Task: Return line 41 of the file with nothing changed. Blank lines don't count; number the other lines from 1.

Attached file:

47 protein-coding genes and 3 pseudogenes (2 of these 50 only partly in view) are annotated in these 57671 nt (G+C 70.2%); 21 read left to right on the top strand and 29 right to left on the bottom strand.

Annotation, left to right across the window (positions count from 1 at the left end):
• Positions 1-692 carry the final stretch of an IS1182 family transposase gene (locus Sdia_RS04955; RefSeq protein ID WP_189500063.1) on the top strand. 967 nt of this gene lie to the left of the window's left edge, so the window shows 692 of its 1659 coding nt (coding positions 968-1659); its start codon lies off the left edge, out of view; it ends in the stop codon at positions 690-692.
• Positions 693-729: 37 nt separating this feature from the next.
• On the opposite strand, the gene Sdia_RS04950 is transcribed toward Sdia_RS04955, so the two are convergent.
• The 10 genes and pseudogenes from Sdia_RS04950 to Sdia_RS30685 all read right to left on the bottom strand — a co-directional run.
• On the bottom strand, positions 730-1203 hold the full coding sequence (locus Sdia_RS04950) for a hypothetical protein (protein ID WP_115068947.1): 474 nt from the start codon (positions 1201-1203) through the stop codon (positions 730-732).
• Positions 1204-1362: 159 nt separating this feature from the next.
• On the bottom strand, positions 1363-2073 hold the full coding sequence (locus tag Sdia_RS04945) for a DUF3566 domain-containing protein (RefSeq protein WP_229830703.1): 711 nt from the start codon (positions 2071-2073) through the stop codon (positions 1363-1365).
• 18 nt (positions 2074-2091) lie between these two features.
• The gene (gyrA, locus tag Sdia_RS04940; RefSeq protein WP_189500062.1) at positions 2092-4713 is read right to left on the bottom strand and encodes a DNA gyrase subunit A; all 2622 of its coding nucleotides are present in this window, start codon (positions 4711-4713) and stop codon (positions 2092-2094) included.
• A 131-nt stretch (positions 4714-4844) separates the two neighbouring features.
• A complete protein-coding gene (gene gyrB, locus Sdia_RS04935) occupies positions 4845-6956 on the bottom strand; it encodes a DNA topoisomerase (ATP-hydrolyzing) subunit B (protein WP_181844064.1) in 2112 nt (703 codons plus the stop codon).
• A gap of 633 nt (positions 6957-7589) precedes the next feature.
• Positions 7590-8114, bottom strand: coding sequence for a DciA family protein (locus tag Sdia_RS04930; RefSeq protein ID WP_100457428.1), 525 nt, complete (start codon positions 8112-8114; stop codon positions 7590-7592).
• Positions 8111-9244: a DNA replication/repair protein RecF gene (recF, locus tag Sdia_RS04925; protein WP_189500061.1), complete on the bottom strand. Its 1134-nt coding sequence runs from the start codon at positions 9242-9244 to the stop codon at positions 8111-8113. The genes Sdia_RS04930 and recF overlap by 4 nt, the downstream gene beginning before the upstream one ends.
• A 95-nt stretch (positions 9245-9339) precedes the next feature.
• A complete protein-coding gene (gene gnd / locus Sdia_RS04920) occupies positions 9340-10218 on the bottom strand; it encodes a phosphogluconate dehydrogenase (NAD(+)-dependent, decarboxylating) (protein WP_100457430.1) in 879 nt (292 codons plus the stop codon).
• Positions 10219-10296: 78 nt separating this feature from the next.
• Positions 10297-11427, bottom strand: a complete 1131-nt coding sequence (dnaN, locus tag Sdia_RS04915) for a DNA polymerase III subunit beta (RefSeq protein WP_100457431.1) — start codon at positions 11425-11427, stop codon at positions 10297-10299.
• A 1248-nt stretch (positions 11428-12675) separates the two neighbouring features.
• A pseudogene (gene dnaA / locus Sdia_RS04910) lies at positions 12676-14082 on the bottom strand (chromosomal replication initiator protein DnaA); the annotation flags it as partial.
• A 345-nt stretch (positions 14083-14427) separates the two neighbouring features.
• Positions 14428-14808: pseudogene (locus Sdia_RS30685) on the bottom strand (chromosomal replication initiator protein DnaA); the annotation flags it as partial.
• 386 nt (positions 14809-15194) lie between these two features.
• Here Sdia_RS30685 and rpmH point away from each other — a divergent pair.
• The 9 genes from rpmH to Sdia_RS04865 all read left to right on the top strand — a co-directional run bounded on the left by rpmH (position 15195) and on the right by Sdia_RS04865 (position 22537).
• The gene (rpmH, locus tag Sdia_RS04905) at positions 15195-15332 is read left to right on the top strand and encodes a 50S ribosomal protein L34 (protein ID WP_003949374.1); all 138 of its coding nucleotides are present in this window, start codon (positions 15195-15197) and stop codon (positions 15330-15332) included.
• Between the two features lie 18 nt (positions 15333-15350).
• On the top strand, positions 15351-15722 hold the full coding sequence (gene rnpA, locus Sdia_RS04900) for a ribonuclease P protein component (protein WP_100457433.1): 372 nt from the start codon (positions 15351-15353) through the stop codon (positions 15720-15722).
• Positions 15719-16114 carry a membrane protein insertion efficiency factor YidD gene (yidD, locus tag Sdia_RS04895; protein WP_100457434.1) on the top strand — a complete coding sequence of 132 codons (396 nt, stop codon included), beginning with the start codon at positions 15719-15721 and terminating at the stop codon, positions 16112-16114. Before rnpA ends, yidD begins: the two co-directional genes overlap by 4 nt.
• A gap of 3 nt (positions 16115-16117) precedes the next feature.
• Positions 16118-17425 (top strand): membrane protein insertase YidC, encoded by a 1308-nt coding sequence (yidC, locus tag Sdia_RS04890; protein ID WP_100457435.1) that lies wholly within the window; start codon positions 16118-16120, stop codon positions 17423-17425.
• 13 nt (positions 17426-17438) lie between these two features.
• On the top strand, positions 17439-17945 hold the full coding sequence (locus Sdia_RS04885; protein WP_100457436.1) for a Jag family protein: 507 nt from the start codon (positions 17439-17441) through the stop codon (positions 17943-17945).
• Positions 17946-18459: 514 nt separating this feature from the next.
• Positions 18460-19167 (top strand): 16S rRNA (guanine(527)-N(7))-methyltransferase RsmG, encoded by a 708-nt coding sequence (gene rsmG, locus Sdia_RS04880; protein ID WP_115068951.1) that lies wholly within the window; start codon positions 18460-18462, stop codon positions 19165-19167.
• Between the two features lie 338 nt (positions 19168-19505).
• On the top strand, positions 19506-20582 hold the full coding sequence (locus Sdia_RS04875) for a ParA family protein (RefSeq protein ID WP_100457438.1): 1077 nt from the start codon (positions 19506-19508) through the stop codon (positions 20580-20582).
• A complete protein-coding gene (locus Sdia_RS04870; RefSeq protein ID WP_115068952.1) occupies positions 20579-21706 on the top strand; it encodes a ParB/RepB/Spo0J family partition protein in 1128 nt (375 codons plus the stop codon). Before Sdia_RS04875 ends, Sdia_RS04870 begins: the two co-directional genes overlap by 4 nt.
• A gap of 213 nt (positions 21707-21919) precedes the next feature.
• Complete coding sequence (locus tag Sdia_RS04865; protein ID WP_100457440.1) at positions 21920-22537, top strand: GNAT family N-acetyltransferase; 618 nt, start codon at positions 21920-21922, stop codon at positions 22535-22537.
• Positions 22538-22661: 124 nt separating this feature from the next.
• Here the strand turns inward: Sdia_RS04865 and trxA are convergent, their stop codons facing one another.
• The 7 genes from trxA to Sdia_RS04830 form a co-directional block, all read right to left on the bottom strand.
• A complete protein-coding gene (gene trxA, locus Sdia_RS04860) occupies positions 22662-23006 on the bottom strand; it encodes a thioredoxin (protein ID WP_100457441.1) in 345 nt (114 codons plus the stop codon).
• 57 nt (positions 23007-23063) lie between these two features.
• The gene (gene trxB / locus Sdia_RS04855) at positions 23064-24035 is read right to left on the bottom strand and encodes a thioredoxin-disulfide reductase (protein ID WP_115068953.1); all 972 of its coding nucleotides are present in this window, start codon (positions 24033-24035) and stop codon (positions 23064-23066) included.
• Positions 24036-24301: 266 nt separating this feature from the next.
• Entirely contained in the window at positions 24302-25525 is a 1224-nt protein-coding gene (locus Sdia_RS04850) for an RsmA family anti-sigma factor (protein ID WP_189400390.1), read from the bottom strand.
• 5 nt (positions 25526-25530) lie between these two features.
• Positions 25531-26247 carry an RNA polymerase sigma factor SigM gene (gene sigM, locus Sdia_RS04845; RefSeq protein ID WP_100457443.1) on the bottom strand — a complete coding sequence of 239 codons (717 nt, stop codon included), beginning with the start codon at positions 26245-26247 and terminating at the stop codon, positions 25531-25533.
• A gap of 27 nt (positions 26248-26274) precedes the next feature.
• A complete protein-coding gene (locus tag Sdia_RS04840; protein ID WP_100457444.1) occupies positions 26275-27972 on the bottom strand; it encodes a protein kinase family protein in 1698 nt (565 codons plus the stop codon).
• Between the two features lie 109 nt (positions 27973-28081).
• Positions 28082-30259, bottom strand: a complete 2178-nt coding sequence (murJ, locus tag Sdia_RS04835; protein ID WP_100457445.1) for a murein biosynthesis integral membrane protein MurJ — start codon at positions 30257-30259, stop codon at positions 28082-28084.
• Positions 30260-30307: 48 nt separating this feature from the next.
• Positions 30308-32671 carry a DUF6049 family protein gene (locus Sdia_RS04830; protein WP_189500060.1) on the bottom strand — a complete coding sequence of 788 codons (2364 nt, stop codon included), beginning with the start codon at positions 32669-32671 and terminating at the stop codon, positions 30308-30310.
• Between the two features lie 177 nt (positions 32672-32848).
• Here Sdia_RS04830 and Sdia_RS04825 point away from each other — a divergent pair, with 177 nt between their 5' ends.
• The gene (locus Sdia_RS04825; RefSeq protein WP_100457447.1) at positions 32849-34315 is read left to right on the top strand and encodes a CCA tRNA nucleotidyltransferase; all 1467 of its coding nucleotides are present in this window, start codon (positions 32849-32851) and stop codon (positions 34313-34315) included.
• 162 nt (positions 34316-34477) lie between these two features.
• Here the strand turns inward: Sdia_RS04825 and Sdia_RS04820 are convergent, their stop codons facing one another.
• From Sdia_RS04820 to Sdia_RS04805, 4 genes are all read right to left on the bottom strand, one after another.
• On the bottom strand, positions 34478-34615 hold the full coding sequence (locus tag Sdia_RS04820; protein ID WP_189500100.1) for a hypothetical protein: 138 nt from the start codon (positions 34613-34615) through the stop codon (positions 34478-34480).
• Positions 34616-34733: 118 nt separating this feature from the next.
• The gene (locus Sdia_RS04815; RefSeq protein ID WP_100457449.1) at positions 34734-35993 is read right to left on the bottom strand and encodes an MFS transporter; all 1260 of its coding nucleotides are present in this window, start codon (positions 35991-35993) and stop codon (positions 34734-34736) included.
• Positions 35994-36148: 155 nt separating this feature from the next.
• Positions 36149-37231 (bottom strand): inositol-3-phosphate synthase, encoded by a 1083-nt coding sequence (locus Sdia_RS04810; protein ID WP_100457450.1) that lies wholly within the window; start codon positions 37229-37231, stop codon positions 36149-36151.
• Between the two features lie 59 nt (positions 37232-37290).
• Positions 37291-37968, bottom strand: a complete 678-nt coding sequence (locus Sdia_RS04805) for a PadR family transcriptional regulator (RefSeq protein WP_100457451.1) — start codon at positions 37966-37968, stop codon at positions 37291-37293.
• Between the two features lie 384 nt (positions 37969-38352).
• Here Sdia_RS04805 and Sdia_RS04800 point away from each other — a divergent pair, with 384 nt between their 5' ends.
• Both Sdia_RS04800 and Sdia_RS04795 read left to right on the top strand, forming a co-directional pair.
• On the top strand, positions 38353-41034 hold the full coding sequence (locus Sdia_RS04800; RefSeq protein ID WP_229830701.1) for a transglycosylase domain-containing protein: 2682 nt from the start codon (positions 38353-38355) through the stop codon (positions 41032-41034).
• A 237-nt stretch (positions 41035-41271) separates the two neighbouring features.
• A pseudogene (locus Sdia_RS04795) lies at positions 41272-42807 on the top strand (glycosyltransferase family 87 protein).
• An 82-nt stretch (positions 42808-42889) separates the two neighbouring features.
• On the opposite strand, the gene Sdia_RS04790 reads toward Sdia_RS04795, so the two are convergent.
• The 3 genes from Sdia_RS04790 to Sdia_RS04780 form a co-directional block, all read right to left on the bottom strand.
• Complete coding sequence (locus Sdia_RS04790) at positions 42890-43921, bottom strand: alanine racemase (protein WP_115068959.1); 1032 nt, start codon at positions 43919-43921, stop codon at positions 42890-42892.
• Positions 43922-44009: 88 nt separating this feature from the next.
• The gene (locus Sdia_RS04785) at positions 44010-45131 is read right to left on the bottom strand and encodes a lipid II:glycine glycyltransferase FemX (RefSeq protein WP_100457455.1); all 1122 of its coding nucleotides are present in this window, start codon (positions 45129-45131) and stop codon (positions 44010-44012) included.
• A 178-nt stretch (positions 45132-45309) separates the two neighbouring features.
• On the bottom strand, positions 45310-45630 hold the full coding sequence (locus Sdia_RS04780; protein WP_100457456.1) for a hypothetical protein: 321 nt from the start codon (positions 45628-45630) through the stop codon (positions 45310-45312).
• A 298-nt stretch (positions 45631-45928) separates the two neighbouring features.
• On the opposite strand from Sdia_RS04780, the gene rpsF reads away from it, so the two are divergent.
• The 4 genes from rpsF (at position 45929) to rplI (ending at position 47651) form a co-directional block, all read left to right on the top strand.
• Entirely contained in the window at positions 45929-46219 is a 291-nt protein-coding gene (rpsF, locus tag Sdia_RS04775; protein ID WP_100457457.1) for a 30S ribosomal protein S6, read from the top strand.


• A gap of 213 nt (positions 21707-21919) precedes the next feature.